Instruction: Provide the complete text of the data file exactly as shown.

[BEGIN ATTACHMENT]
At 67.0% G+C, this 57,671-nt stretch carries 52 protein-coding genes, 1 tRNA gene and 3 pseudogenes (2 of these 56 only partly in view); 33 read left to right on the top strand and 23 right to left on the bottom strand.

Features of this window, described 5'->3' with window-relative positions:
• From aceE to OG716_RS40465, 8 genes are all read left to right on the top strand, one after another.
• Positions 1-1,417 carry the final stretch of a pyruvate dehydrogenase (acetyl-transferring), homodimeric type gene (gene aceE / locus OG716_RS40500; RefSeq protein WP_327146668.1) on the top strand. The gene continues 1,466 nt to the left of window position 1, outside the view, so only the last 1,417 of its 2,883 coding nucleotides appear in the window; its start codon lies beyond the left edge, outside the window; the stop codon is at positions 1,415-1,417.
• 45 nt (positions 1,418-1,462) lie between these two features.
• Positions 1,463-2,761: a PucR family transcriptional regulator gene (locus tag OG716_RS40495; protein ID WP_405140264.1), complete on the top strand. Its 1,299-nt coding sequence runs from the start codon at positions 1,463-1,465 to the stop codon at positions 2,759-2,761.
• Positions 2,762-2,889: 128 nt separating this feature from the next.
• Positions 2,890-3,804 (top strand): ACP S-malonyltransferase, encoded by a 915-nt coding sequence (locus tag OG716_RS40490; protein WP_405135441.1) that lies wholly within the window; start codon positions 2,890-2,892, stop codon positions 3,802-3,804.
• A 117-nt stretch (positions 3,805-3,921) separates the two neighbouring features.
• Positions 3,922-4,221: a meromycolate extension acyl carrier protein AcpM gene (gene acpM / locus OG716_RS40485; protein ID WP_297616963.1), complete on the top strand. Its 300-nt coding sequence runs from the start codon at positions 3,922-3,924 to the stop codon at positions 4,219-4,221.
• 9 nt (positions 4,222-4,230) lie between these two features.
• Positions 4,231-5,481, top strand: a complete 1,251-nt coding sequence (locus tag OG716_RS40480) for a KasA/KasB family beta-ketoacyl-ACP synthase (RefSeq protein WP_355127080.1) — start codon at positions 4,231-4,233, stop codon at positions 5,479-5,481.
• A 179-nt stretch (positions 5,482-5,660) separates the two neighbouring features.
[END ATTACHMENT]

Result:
At 67.0% G+C, this 57,671-nt stretch carries 52 protein-coding genes, 1 tRNA gene and 3 pseudogenes (2 of these 56 only partly in view); 33 read left to right on the top strand and 23 right to left on the bottom strand.

Features of this window, described 5'->3' with window-relative positions:
• From aceE to OG716_RS40465, 8 genes are all read left to right on the top strand, one after another.
• Positions 1-1,417 carry the final stretch of a pyruvate dehydrogenase (acetyl-transferring), homodimeric type gene (gene aceE / locus OG716_RS40500; RefSeq protein WP_327146668.1) on the top strand. The gene continues 1,466 nt to the left of window position 1, outside the view, so only the last 1,417 of its 2,883 coding nucleotides appear in the window; its start codon lies beyond the left edge, outside the window; the stop codon is at positions 1,415-1,417.
• 45 nt (positions 1,418-1,462) lie between these two features.
• Positions 1,463-2,761: a PucR family transcriptional regulator gene (locus tag OG716_RS40495; protein ID WP_405140264.1), complete on the top strand. Its 1,299-nt coding sequence runs from the start codon at positions 1,463-1,465 to the stop codon at positions 2,759-2,761.
• Positions 2,762-2,889: 128 nt separating this feature from the next.
• Positions 2,890-3,804 (top strand): ACP S-malonyltransferase, encoded by a 915-nt coding sequence (locus tag OG716_RS40490; protein WP_405135441.1) that lies wholly within the window; start codon positions 2,890-2,892, stop codon positions 3,802-3,804.
• A 117-nt stretch (positions 3,805-3,921) separates the two neighbouring features.
• Positions 3,922-4,221: a meromycolate extension acyl carrier protein AcpM gene (gene acpM / locus OG716_RS40485; protein ID WP_297616963.1), complete on the top strand. Its 300-nt coding sequence runs from the start codon at positions 3,922-3,924 to the stop codon at positions 4,219-4,221.
• 9 nt (positions 4,222-4,230) lie between these two features.
• Positions 4,231-5,481, top strand: a complete 1,251-nt coding sequence (locus tag OG716_RS40480) for a KasA/KasB family beta-ketoacyl-ACP synthase (RefSeq protein WP_355127080.1) — start codon at positions 4,231-4,233, stop codon at positions 5,479-5,481.
• A 179-nt stretch (positions 5,482-5,660) separates the two neighbouring features.